Michael Julian Drake

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Michael Julian Drake
BornJuly 8, 1946
Bristol, England
DiedSeptember 21, 2011(2011-09-21) (aged 65)
CitizenshipUnited States
Alma materVictoria University of Manchester
University of Oregon
Scientific career
Planetary Sciences
InstitutionsUniversity of Arizona
Lunar and Planetary Laboratory

Michael Julian Drake (July 8, 1946 – September 21, 2011), Regent’s Professor, was the Director of the University of Arizona’s Lunar and Planetary Laboratory and Head of the Department of Planetary Sciences. He was the principal investigator of the Origins Spectral Interpretation Resource Identification Security Regolith Explorer (OSIRIS-REx)[1] mission of NASA’s New Frontiers Program. The OSIRIS-REx mission, launched on September 8, 2016 and scheduled to arrive at Asteroid Bennu in December 2018, is the most ambitious University of Arizona planetary science project to date[2] and will retrieve a sample of the asteroid and return it to Earth. He also made significant contributions to the study of HED meteorites and studied the origin of water in terrestrial planets.


Drake earned his B.S. degree in Geology with honors from Victoria University of Manchester in Manchester, England in 1967 and earned his Ph.D. in Geology from the University of Oregon in 1972.


Drake joined the University of Arizona planetary sciences faculty as an assistant professor in 1973. He served as the associate director of the Lunar and Planetary Laboratory from 1978 through 1980 and was an associate professor of planetary sciences from 1978 through 1983. In 1986 and 1987, he was the Associate Dean of Science, and in 1994 he became the head of the Department of Planetary Sciences and the Director of the Lunar and Planetary Laboratory in 1994. He served in that capacity until his death in 2011.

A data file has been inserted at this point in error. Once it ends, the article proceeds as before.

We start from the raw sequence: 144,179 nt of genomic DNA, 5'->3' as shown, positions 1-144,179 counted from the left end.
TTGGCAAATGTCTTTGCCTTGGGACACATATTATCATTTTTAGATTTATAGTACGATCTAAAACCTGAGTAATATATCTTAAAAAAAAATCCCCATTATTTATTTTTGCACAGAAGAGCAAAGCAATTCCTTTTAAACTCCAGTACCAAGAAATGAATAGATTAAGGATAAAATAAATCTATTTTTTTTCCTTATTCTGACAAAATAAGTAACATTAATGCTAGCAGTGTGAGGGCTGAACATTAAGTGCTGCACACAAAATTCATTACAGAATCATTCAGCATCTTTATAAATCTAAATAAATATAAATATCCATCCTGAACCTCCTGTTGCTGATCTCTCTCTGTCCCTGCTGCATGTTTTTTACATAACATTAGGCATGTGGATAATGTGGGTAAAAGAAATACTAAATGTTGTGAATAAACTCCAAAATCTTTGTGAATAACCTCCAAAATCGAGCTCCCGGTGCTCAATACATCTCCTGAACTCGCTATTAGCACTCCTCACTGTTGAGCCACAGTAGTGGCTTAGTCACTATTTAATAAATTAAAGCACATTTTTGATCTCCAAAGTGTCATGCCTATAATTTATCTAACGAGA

In addition to his academic and scientific achievements, Drake was an accomplished administrator. He helped develop promotion and tenure policies for the College of Science and was instrumental in establishing a joint position between the colleges of science and education to create science education programs. Drake also led a major undergraduate teaching effort in planetary sciences, even though the department was created as a graduate program.

Drake played a key role in a succession of ever many high-profile space projects that garnered international attention for LPL and the University. Those include the Cassini mission to explore Saturn, the Gamma-Ray Spectrometer onboard NASA's Mars Odyssey Orbiter, the HiRISE camera onboard NASA's Mars Reconnaissance Orbiter, and the Phoenix Mars Lander.

Drake had over 100 peer-reviewed scientific papers published in his career. He was fighting liver cancer in 2011 and died on September 21.[3]

Awards and honors[edit]

Drake received a number of awards and honors during his career, including the College of Science Career Distinguished Teaching Award, Aviation Week and Space Technology 2001 Laurels Award for Outstanding Achievement in Space, Leonard Medal of the Meteoritical Society, and the University of Arizona Senior Honorary Bobcats Outstanding Faculty Member Award in 2006. Asteroid (9022) 1988 PC1 was named Drake in his honor by Carolyn S. Shoemaker.


  1. ^ "NASA to Launch New Science Mission to Asteroid in 2016, May 25, 2011".
  2. ^ "UA scientists set sights on asteroid, Arizona Daily Star, August 16, 2010".
  3. ^ Vitello, Paul (October 2, 2011). "Michael J. Drake, Planetary Scientist, Dies at 65". The New York Times.

External links[edit]